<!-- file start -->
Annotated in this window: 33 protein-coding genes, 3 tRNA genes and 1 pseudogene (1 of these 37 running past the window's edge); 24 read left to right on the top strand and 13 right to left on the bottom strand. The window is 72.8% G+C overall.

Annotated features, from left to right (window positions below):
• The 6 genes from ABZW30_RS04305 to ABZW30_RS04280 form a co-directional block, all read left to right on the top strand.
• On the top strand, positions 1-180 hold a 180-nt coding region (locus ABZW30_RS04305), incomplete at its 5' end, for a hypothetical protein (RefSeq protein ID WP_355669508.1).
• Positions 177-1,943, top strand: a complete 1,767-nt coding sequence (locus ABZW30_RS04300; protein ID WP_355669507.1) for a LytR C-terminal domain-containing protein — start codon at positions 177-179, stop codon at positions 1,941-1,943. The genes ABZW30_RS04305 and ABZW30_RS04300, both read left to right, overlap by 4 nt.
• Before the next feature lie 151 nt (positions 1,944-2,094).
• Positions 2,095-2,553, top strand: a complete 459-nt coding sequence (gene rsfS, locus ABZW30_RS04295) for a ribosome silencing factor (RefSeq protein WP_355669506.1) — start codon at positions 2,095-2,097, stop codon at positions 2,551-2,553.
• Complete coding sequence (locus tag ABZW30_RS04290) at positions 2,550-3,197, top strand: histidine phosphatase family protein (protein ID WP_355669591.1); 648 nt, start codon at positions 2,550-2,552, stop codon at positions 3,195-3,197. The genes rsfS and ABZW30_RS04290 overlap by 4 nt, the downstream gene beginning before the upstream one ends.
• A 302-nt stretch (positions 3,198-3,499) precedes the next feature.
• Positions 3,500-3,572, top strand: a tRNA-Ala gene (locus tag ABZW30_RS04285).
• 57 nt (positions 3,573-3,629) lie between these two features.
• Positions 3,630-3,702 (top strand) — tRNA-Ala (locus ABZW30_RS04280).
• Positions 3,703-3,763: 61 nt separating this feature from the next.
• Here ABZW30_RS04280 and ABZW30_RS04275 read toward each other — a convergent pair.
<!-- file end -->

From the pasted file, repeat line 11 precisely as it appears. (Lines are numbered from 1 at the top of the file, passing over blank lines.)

• 57 nt (positions 3,573-3,629) lie between these two features.